Can medical cannabis help to treat painkiller or heroin addiction?
With Americans facing a growing opioid addiction problem – either resulting from the use of opioid-based painkillers or through addiction to drugs such as heroin, medical cannabis may be a solution for kicking the opioid habit and ending addiction to painkillers.
A report from Associated Press published by Sci-Tech Today, says that evidence of cannabis being used as effective treatment for addiction is primarily anecdotal, and that clinicians are concerned that claims are being made before there is adequate scientific proof.
On the other hand, the story of Michelle Ham, previously so badly addicted to opioid based painkillers that she was unable to function properly in society, is creating a stir among medical cannabis advocates. She claims that she was able to go ‘cold turkey’ with the help of Cannabis. Certainly, a tantalizing claim, but one that should be approached with caution, especially since opioid withdrawal symptoms can be so bad that medical attention is urgently needed.
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In Massachusetts and California, stories regarding cannabis as a potential treatment for addiction have led doctors to experiment with the herb, while in Maine, medical cannabis advocates are trying to get addiction included in the list of ailments for which medical marijuana can be prescribed.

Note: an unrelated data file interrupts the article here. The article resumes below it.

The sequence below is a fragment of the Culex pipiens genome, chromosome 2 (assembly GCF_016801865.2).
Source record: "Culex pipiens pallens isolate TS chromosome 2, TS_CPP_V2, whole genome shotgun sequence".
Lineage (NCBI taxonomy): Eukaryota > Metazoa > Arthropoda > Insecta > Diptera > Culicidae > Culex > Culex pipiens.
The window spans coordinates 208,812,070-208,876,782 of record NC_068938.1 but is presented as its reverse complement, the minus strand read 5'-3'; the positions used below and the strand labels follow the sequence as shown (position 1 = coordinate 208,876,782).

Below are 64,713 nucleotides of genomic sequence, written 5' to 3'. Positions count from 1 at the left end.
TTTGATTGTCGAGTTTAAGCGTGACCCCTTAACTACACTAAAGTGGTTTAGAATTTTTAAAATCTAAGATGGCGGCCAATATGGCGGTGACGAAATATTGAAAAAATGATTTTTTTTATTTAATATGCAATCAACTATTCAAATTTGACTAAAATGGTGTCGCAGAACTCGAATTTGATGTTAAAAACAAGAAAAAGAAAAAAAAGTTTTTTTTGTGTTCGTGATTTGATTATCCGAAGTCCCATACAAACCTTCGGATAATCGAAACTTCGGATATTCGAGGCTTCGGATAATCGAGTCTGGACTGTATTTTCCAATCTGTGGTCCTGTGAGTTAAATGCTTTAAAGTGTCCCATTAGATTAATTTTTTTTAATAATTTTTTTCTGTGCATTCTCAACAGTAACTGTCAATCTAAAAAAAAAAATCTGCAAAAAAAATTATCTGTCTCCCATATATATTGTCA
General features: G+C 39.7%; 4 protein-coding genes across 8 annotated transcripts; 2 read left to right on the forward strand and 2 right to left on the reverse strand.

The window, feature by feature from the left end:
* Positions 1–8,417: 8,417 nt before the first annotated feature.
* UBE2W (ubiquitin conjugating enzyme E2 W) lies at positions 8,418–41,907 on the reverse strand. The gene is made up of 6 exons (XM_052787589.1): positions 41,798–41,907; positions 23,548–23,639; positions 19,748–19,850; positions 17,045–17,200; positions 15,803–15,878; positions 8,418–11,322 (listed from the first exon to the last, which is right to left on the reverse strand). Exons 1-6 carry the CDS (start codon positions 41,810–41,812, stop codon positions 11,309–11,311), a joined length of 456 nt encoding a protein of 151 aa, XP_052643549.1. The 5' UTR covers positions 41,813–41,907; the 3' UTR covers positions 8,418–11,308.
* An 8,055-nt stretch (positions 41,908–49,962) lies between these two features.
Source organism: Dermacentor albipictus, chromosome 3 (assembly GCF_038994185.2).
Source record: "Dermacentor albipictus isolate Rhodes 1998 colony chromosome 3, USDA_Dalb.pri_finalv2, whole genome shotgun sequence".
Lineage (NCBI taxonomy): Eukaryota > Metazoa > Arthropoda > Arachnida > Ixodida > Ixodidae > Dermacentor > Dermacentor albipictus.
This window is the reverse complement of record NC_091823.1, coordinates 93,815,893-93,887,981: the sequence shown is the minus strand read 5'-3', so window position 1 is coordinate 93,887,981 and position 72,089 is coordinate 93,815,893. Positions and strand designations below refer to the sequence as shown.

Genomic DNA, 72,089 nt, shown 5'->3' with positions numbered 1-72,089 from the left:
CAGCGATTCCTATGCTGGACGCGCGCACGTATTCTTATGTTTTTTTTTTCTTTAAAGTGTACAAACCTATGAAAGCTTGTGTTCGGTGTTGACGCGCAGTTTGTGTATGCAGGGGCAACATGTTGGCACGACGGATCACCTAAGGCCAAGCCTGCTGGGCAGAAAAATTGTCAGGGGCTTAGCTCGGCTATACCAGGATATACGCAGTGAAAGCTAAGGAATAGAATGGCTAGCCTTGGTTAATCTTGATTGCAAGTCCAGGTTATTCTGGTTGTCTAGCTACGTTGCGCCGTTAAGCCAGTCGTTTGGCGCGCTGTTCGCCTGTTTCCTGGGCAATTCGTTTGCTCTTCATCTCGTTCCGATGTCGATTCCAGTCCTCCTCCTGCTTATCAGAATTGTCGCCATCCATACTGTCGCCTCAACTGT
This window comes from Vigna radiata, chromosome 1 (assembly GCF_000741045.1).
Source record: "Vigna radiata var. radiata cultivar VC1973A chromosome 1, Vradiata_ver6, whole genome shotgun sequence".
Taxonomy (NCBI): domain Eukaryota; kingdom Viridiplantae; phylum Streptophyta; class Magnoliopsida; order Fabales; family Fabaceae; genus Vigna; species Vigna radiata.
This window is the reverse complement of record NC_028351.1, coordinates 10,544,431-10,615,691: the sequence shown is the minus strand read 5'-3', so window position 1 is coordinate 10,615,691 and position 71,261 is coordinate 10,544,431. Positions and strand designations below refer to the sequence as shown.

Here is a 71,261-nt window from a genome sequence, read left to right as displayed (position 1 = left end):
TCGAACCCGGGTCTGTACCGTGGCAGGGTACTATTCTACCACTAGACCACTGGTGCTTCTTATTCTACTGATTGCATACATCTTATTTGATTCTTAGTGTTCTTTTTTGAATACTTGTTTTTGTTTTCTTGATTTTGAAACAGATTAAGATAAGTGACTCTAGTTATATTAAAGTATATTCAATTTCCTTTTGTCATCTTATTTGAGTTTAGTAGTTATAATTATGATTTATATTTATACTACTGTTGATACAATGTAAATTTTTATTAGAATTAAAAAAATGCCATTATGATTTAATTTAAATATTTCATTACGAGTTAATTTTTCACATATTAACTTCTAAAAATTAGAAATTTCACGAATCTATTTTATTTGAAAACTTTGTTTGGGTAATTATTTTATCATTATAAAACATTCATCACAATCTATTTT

It is certainly true that an increase in the number of fatal opioid overdoses is causing concern, and Associated Press reports that published research findings show a reduction in opioid use among patients to whom cannabis has been prescribed for pain relief. A 2014 study published by JAMA is particularly encouraging. It found that opioid deaths were significantly lower in states with legislation in favor of medical marijuana. However, this is not the same as saying that cannabis can help people to overcome addiction problems. It merely seems to indicate that cannabis is an effective form of pain relief.
Commenting on the JAMA report, a prominent doctor says that there is evidence to support the use of cannabis as a treatment for chronic pain, but feels that taking this conclusion a step further and concluding that cannabis can treat addiction, is going too far.
Further anecdotal evidence
Not all doctors feel that using cannabis to help wean addicts off opioids is a wild idea. Massachusetts practitioner Dr. Gary Witman says that he has successfully helped more than 15 patients to kick the habit using cannabis as a medication. According to his report, there have been no relapses, an unusual state of affairs in drug rehabilitation, especially when opioids enter the equation.
Nevertheless, Witman’s evidence is not a scientific trial and does not deal with sufficiently large numbers of patients or sufficient amounts of hard evidence for any objective conclusion to be drawn.
Legislators warn against pushing for ‘too much too soon’. So although the accounts of cannabis being used to treat addiction may be interesting, they are at best an indication of a possible research direction to be pursued in future. For the present, the approach to addiction treatment remains the same as ever: consult your doctor to discover your treatment options and make decisions based on the information provided.